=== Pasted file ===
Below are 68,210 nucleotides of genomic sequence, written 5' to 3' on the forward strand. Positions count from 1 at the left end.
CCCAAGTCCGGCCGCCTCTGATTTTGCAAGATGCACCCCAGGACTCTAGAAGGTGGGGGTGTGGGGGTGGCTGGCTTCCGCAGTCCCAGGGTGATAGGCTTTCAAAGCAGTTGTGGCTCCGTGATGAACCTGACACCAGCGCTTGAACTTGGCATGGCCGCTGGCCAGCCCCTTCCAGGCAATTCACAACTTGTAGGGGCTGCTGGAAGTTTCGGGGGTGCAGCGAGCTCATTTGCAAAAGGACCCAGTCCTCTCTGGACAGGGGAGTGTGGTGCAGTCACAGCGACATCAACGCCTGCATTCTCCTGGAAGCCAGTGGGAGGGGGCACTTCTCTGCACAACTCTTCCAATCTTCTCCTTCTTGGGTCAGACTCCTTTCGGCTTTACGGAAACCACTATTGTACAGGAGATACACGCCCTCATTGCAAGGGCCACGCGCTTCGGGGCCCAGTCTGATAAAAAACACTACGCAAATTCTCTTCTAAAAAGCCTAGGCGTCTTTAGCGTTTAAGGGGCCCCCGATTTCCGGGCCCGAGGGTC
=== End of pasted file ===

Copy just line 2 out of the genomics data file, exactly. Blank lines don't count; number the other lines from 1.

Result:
CCCAAGTCCGGCCGCCTCTGATTTTGCAAGATGCACCCCAGGACTCTAGAAGGTGGGGGTGTGGGGGTGGCTGGCTTCCGCAGTCCCAGGGTGATAGGCTTTCAAAGCAGTTGTGGCTCCGTGATGAACCTGACACCAGCGCTTGAACTTGGCATGGCCGCTGGCCAGCCCCTTCCAGGCAATTCACAACTTGTAGGGGCTGCTGGAAGTTTCGGGGGTGCAGCGAGCTCATTTGCAAAAGGACCCAGTCCTCTCTGGACAGGGGAGTGTGGTGCAGTCACAGCGACATCAACGCCTGCATTCTCCTGGAAGCCAGTGGGAGGGGGCACTTCTCTGCACAACTCTTCCAATCTTCTCCTTCTTGGGTCAGACTCCTTTCGGCTTTACGGAAACCACTATTGTACAGGAGATACACGCCCTCATTGCAAGGGCCACGCGCTTCGGGGCCCAGTCTGATAAAAAACACTACGCAAATTCTCTTCTAAAAAGCCTAGGCGTCTTTAGCGTTTAAGGGGCCCCCGATTTCCGGGCCCGAGGGTC